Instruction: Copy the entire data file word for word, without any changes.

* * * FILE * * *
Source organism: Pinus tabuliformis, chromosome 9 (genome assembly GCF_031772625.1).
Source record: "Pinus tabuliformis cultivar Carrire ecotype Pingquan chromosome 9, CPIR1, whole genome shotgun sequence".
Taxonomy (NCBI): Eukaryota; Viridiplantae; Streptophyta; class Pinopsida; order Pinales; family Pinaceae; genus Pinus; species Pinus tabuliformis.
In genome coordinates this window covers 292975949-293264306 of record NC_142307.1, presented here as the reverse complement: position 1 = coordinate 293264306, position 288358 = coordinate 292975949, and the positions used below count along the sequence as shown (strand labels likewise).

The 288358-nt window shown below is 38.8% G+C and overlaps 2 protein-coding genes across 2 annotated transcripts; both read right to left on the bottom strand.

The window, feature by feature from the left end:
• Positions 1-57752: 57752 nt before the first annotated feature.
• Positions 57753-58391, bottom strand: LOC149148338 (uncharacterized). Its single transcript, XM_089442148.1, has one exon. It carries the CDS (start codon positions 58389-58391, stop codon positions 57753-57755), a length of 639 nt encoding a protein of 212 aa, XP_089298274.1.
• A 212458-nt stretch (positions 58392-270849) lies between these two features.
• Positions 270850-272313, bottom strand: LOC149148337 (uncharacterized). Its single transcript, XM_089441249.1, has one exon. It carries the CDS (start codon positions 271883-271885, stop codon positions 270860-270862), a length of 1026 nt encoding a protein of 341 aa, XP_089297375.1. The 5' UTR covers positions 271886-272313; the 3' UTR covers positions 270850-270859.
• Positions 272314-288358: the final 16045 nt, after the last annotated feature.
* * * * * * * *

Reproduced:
Source organism: Pinus tabuliformis, chromosome 9 (genome assembly GCF_031772625.1).
Source record: "Pinus tabuliformis cultivar Carrire ecotype Pingquan chromosome 9, CPIR1, whole genome shotgun sequence".
Taxonomy (NCBI): Eukaryota; Viridiplantae; Streptophyta; class Pinopsida; order Pinales; family Pinaceae; genus Pinus; species Pinus tabuliformis.
In genome coordinates this window covers 292975949-293264306 of record NC_142307.1, presented here as the reverse complement: position 1 = coordinate 293264306, position 288358 = coordinate 292975949, and the positions used below count along the sequence as shown (strand labels likewise).

The 288358-nt window shown below is 38.8% G+C and overlaps 2 protein-coding genes across 2 annotated transcripts; both read right to left on the bottom strand.

The window, feature by feature from the left end:
• Positions 1-57752: 57752 nt before the first annotated feature.
• Positions 57753-58391, bottom strand: LOC149148338 (uncharacterized). Its single transcript, XM_089442148.1, has one exon. It carries the CDS (start codon positions 58389-58391, stop codon positions 57753-57755), a length of 639 nt encoding a protein of 212 aa, XP_089298274.1.
• A 212458-nt stretch (positions 58392-270849) lies between these two features.
• Positions 270850-272313, bottom strand: LOC149148337 (uncharacterized). Its single transcript, XM_089441249.1, has one exon. It carries the CDS (start codon positions 271883-271885, stop codon positions 270860-270862), a length of 1026 nt encoding a protein of 341 aa, XP_089297375.1. The 5' UTR covers positions 271886-272313; the 3' UTR covers positions 270850-270859.
• Positions 272314-288358: the final 16045 nt, after the last annotated feature.